“Those who saw the show before will find plenty of new things to enjoy while falling in love with a favorite all over again, and those who missed out the first time are really going to be in for a treat. We’re really excited about the puppets and marionettes. I just saw the plans for a full-sized Osbick Bird marionette which has me feeling like a schoolboy. Also, we’re going to be able to do some really fun stuff with video and with making the cast and band much more interactive with one another this time. It’s a rare thing to get a second chance at a show like this. We can’t wait.”

Jobsite’s past Halloween blockbusters have included sold-out runs of Dracula, The Night of the Living Dead, The Pillowman and Mindgame.

Age recommendation

14+ Contains some adult subject matter and situations.

Jobsite believes the show to be suitable for most, though always recommends patrons do their research. The dark but playful material has the occasional bit of entendre and is certainly darkly sardonic, but the amusing results are suitable for those who already love Lemony Snicket or the worlds of Tim Burton.

About Edward Gorey

The late Edward Gorey (d. 2000) illustrated and wrote short stories, poems, prose and plays based in an eerie and macabre world full of odd characters (often children) that experience strange fates and mysterious demises. Among his best-known works are dark delights like The Gashleycrumb Tinies, The Hapless Child and the titillating tale The Curious Sofa. His illustrations resemble Victorian-era woodcut drawings with a bit of Goya, Aubrey Beardsley and Charles Addams thrown in for good measure. His illustrations were animated for the introduction to the PBS show Mystery!, and he provided production design for popular Broadway productions such as Dracula (for which he won a Tony for Best Costumes). He also illustrated T.S. Eliot’s Old Possum’s Book of Practical Cats, the basis for the musical CATS.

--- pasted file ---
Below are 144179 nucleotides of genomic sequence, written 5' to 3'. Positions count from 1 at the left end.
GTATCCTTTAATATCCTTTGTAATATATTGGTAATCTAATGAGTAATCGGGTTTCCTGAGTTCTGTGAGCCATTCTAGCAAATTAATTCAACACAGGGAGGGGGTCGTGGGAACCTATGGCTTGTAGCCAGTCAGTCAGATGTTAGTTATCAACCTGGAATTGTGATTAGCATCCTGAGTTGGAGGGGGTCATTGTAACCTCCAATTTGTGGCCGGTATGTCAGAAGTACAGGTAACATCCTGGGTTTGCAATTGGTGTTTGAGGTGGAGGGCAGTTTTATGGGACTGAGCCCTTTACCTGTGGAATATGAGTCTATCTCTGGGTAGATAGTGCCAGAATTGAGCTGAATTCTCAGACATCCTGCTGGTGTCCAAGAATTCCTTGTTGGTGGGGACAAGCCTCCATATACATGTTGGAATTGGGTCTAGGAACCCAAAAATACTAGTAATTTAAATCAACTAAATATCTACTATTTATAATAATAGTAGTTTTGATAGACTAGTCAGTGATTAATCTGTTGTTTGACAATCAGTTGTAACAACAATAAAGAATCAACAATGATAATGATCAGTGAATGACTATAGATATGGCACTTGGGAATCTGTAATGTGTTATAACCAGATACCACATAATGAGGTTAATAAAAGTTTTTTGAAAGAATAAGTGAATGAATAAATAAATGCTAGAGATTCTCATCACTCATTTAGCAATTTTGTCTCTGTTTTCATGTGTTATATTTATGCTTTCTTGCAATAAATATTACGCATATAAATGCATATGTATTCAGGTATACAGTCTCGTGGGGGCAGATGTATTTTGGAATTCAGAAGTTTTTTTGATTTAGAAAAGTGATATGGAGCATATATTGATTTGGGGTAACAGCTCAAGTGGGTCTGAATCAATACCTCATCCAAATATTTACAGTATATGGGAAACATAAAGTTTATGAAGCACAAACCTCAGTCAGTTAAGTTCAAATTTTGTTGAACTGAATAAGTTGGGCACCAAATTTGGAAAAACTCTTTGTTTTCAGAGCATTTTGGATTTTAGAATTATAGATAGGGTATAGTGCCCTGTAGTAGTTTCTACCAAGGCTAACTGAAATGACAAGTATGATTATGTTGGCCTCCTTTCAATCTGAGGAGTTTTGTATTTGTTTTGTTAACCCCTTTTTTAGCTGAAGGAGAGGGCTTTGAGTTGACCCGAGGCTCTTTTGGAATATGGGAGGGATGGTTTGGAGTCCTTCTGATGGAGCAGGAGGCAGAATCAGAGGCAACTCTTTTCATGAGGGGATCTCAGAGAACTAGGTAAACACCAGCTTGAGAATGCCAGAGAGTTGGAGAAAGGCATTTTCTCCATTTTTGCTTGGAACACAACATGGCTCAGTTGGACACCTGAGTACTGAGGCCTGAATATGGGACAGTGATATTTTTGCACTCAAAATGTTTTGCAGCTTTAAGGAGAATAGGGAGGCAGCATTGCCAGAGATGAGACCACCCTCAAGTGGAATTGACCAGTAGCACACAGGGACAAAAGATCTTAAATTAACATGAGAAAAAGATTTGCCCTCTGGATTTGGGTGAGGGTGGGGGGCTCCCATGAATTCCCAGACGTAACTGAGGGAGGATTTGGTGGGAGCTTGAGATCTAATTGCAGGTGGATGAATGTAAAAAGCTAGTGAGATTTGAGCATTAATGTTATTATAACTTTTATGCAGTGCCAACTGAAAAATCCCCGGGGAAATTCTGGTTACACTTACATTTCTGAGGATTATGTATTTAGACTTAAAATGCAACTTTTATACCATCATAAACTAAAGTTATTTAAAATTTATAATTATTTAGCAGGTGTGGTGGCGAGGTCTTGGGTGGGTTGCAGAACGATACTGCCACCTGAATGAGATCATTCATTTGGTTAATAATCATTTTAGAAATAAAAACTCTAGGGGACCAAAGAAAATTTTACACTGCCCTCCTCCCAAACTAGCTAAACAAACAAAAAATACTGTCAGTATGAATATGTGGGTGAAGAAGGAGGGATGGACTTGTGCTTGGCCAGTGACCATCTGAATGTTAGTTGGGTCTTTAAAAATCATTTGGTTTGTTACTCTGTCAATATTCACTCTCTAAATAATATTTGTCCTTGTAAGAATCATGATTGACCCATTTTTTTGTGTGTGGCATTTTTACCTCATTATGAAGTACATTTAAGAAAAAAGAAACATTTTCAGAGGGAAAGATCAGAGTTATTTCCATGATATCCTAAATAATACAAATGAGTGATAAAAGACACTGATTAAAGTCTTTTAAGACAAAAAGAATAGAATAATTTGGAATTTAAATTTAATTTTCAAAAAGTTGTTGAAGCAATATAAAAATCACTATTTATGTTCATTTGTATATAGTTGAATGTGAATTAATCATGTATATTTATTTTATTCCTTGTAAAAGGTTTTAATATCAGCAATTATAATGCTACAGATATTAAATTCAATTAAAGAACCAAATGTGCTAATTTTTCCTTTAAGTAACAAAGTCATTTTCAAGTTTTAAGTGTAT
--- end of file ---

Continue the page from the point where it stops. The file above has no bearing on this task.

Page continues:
Most are not aware that Gorey was ever responsible for a musical, and that’s due to the fact that it closed the same night it opened – Oct. 31, 1978. Around the turn of the century, the play found a second life in black-box theaters who have concentrated on the unique storytelling and the brilliant characters in a more intimate environment.

Katrina Stevenson and Jason Evans in Jobsite's Gorey Stories
(Clock. from top) Michael C. McGreevy, Jason Evans, Katrina Stevenson, Summer Bohnenkamp, Amy Gray and Spencer Meyers in Jobsite's Gorey Stories. (Photo by Pritchard Photography.)

Media

Previews

USF professor brings “Gorey Stories” to stage – USF Oracle

2007 Previews

The Gorey Makings of a Hit – St. Petersburg Times